Student officials vote in favor of mandatory health insurance

The ASUU Senate and General Assembly voted in favor of a resolution mandating all students to show proof of health insurance before registering for classes April 20.

University of Utah President Michael Young must sign the resolution before being implemented.

The resolution would affect an estimated 17 percent of students who currently attend the U without any health coverage. By Fall Semester of 2007, students without health insurance would not be allowed to attend the U unless they could prove they could not afford coverage.

Student officials said they hope this resolution will help save student health coverage on campus and extend that opportunity to as many students as possible.

“I’m ecstatic,” said Tiffany Trinh, outreach coordinator for the Student Health Advisory Committee. “We’ve presented a plan that can and will work.”

Natanya Miller, senator from the College of Education, said the plan increases the U’s standards and helps create a healthier student body.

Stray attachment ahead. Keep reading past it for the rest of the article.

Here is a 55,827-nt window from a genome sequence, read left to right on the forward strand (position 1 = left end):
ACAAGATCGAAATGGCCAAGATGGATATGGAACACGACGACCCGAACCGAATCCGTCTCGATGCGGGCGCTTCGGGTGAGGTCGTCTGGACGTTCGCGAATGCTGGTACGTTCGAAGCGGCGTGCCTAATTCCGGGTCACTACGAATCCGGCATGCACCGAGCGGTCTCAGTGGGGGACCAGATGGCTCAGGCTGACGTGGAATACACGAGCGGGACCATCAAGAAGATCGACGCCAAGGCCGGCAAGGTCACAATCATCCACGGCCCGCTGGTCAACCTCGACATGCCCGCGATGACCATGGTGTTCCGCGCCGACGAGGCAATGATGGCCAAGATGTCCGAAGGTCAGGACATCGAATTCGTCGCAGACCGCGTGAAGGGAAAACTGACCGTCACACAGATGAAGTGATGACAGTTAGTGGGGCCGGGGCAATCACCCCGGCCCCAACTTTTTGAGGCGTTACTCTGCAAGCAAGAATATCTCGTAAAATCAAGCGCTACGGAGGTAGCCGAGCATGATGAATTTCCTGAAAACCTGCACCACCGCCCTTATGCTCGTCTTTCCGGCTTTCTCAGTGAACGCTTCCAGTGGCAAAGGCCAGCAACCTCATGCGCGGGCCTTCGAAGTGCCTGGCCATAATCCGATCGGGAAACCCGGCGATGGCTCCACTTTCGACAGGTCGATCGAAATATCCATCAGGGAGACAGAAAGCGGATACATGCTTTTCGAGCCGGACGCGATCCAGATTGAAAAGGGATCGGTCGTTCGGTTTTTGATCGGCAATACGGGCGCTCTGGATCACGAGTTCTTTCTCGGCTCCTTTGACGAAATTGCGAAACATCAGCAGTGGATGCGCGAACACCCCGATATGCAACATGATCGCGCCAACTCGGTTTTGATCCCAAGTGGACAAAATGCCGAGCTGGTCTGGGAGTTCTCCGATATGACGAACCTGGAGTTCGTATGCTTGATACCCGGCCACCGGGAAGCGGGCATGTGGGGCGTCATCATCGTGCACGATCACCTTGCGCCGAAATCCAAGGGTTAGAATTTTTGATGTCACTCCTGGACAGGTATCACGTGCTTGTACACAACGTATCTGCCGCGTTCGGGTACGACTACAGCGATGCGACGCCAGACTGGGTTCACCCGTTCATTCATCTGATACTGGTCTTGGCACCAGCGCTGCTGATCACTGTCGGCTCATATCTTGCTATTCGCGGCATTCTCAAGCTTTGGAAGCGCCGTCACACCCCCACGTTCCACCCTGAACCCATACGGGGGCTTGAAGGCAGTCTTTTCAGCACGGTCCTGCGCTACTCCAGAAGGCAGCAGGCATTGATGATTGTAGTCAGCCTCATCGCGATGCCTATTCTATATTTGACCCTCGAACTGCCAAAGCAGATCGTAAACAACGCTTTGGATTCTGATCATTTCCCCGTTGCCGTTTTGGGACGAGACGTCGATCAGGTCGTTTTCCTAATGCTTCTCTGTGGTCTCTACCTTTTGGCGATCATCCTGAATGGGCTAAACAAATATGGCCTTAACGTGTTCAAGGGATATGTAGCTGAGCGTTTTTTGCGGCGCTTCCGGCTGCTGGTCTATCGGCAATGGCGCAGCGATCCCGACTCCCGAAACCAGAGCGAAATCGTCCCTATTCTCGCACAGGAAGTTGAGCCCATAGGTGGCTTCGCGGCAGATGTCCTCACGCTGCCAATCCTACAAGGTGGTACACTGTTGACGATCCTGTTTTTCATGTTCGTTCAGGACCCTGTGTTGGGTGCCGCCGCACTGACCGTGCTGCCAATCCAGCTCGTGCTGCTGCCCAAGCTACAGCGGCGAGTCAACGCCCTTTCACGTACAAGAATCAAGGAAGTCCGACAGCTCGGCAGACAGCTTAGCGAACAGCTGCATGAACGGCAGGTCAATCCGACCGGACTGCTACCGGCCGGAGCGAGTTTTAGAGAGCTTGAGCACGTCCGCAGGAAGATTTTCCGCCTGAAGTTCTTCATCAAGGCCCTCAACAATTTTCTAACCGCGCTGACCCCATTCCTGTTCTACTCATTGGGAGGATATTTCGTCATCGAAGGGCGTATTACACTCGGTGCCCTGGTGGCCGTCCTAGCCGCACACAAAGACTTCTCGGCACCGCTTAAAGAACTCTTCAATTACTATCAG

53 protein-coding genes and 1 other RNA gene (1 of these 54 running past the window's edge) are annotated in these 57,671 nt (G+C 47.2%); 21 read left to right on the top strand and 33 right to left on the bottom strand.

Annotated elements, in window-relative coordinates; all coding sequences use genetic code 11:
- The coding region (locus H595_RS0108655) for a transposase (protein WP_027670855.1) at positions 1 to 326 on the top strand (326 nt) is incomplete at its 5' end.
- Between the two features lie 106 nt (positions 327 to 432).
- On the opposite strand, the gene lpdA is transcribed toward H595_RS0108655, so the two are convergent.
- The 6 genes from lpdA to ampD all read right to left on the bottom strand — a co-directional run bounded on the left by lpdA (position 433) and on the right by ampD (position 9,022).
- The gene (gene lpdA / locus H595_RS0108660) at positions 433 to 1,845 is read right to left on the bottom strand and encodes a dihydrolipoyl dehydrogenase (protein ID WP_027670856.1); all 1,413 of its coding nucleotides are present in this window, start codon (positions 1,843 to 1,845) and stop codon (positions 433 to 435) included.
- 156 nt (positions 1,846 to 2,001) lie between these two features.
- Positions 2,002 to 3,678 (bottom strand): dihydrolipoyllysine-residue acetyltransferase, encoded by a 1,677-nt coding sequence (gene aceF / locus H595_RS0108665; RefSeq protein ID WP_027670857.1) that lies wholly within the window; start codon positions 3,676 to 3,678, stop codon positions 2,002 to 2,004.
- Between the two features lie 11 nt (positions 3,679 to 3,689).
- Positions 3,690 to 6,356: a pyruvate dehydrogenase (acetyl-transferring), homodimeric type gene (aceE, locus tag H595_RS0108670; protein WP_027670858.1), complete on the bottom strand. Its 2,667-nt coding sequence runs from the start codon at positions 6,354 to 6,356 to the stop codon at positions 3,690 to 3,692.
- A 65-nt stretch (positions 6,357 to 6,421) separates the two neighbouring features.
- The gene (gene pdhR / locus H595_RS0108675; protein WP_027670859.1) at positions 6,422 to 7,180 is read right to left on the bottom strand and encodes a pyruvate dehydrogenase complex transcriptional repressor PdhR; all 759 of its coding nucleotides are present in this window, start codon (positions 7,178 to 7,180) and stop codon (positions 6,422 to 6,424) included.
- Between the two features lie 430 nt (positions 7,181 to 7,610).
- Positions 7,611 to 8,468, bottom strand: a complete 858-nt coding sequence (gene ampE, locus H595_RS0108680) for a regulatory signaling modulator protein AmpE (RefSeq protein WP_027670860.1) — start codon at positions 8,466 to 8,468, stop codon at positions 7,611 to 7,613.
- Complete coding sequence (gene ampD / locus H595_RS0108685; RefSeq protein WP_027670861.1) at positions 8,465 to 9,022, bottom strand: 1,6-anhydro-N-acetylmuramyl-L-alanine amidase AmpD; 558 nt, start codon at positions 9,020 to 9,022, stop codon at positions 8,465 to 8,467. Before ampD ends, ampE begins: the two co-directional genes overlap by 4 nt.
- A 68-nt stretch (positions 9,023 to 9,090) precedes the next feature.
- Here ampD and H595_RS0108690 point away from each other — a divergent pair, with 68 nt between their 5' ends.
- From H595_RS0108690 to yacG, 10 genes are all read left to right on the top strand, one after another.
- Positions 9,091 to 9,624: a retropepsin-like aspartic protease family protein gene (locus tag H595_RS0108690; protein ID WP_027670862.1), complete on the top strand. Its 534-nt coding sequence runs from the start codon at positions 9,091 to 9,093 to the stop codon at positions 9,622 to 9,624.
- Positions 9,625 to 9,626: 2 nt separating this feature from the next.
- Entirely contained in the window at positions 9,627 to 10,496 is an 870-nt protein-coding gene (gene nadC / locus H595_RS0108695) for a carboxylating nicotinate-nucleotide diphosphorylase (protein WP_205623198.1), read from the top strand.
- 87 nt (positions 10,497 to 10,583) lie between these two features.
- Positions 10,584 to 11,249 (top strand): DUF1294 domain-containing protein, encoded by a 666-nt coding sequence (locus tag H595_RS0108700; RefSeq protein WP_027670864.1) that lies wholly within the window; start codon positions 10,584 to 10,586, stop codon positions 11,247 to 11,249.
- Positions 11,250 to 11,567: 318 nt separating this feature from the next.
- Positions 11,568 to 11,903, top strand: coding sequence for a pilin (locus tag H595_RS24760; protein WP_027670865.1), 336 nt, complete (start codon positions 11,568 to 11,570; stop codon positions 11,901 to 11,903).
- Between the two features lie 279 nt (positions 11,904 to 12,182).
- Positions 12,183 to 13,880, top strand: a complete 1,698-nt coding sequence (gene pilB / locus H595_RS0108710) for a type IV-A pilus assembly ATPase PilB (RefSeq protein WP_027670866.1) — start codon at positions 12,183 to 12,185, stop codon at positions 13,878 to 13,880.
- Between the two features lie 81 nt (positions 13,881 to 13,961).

Matt Swindel, senator from the College of Architecture, voted against the resolution because he said his constituents do not feel it is right for the school to say a student has to have health insurance.

Associated Students of the University of Utah President Ali Hasnain proposed the resolution to the Senate and Assembly last October after learning the U’s health plan was failing and the provider, GM Southwest, might drop coverage for financial reasons.

Currently, GM Southwest is losing money because most students on the plan buy coverage knowing they will use it.

In November, the Senate and Assembly passed a resolution to further investigate the effects of mandating health insurance. The resolution commissioned a survey to find the demographics of the uninsured, why they don’t have coverage and how much they could spend if necessary.

With discussion of a potential hard-waiver insurance policy, GM Southwest lowered its premium bid 10 percent from current prices. Also, 20 other companies have expressed interest in offering a bid if the U adopted a mandatory policy.

The current resolution would create a new committee where students could appeal the policy after submitting all sources of income and expenses, proving they cannot afford health insurance.

Also, the resolution calls for the creation of a scholarship to help subsidize the cost of health insurance for students who cannot afford it. Students would apply to the student government for coverage.